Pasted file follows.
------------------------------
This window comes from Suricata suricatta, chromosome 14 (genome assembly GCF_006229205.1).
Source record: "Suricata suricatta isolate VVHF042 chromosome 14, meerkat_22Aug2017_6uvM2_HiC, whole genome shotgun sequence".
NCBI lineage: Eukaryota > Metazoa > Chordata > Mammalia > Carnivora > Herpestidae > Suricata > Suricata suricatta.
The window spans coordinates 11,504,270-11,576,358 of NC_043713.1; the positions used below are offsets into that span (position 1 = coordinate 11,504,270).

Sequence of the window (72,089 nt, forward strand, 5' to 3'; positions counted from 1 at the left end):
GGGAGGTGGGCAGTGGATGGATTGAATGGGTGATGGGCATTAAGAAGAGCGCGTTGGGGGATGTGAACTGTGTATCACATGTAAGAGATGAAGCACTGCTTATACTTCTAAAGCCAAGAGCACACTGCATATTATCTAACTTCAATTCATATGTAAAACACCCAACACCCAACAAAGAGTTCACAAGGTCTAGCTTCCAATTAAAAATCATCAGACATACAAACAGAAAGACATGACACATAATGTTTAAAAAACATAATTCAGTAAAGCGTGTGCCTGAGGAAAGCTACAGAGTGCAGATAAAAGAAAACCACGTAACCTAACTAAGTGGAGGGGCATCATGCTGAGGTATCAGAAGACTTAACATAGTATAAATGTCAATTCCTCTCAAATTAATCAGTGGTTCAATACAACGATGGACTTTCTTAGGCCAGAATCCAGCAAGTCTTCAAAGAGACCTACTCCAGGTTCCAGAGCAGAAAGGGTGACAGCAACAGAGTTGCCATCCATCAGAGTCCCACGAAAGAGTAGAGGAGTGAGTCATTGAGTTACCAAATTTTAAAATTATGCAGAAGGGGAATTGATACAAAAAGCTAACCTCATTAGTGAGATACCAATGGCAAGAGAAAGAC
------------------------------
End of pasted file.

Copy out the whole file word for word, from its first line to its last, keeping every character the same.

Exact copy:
This window comes from Suricata suricatta, chromosome 14 (genome assembly GCF_006229205.1).
Source record: "Suricata suricatta isolate VVHF042 chromosome 14, meerkat_22Aug2017_6uvM2_HiC, whole genome shotgun sequence".
NCBI lineage: Eukaryota > Metazoa > Chordata > Mammalia > Carnivora > Herpestidae > Suricata > Suricata suricatta.
The window spans coordinates 11,504,270-11,576,358 of NC_043713.1; the positions used below are offsets into that span (position 1 = coordinate 11,504,270).

Sequence of the window (72,089 nt, forward strand, 5' to 3'; positions counted from 1 at the left end):
GGGAGGTGGGCAGTGGATGGATTGAATGGGTGATGGGCATTAAGAAGAGCGCGTTGGGGGATGTGAACTGTGTATCACATGTAAGAGATGAAGCACTGCTTATACTTCTAAAGCCAAGAGCACACTGCATATTATCTAACTTCAATTCATATGTAAAACACCCAACACCCAACAAAGAGTTCACAAGGTCTAGCTTCCAATTAAAAATCATCAGACATACAAACAGAAAGACATGACACATAATGTTTAAAAAACATAATTCAGTAAAGCGTGTGCCTGAGGAAAGCTACAGAGTGCAGATAAAAGAAAACCACGTAACCTAACTAAGTGGAGGGGCATCATGCTGAGGTATCAGAAGACTTAACATAGTATAAATGTCAATTCCTCTCAAATTAATCAGTGGTTCAATACAACGATGGACTTTCTTAGGCCAGAATCCAGCAAGTCTTCAAAGAGACCTACTCCAGGTTCCAGAGCAGAAAGGGTGACAGCAACAGAGTTGCCATCCATCAGAGTCCCACGAAAGAGTAGAGGAGTGAGTCATTGAGTTACCAAATTTTAAAATTATGCAGAAGGGGAATTGATACAAAAAGCTAACCTCATTAGTGAGATACCAATGGCAAGAGAAAGAC